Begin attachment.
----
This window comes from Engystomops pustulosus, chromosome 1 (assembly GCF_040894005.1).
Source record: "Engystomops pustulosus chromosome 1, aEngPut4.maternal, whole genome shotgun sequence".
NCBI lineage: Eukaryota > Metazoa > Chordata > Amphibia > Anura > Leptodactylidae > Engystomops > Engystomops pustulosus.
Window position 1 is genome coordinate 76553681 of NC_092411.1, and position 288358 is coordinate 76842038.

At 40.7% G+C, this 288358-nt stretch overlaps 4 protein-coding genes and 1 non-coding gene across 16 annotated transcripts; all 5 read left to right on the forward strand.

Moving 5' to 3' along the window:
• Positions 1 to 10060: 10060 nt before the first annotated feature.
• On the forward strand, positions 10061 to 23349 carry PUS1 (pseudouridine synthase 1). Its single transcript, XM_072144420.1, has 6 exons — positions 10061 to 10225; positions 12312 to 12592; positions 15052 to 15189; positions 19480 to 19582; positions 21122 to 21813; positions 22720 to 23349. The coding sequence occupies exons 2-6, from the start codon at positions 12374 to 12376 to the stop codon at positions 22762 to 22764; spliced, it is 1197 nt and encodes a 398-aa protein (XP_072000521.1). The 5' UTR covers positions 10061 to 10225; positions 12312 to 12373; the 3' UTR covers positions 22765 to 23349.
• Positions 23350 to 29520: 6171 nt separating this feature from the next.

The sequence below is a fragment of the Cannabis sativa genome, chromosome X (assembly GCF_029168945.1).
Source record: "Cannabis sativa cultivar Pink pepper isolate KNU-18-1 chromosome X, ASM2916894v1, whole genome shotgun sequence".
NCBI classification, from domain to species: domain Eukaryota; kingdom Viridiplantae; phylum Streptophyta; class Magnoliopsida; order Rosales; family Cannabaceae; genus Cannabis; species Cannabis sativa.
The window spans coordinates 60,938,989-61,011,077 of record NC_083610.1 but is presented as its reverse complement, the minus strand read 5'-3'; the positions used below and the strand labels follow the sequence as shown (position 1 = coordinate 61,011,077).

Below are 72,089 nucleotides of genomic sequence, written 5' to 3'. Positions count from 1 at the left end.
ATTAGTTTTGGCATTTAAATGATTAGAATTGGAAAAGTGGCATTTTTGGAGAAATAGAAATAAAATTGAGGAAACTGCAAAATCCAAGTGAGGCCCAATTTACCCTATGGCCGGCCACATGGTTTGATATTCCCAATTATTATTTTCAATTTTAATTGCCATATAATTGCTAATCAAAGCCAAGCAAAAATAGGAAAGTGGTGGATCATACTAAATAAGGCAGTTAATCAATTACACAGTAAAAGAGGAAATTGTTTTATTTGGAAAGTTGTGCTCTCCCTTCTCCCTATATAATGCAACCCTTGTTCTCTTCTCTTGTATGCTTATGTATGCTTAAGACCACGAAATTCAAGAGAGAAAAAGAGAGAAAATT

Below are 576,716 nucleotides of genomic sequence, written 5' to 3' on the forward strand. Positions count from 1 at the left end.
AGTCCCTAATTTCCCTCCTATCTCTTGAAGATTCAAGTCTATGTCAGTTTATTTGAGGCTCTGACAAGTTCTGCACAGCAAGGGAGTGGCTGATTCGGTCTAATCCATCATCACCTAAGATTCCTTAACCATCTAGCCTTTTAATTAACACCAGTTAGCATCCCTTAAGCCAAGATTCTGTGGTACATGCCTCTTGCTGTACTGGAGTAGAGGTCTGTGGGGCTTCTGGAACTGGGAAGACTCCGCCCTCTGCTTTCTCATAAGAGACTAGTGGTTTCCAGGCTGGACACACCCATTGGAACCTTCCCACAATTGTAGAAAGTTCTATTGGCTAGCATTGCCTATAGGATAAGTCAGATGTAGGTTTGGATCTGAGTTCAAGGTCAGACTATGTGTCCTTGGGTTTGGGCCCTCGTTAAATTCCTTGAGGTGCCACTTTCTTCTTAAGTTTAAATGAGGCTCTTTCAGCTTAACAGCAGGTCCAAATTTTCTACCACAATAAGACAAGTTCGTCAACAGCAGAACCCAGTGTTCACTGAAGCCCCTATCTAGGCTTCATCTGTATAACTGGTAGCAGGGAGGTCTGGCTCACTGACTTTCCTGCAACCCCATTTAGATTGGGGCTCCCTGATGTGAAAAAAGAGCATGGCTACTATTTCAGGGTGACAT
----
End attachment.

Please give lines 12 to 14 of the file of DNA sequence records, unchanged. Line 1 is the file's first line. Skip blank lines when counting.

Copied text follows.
NCBI classification, from domain to species: domain Eukaryota; kingdom Viridiplantae; phylum Streptophyta; class Magnoliopsida; order Rosales; family Cannabaceae; genus Cannabis; species Cannabis sativa.
The window spans coordinates 60,938,989-61,011,077 of record NC_083610.1 but is presented as its reverse complement, the minus strand read 5'-3'; the positions used below and the strand labels follow the sequence as shown (position 1 = coordinate 61,011,077).

Below are 72,089 nucleotides of genomic sequence, written 5' to 3'. Positions count from 1 at the left end.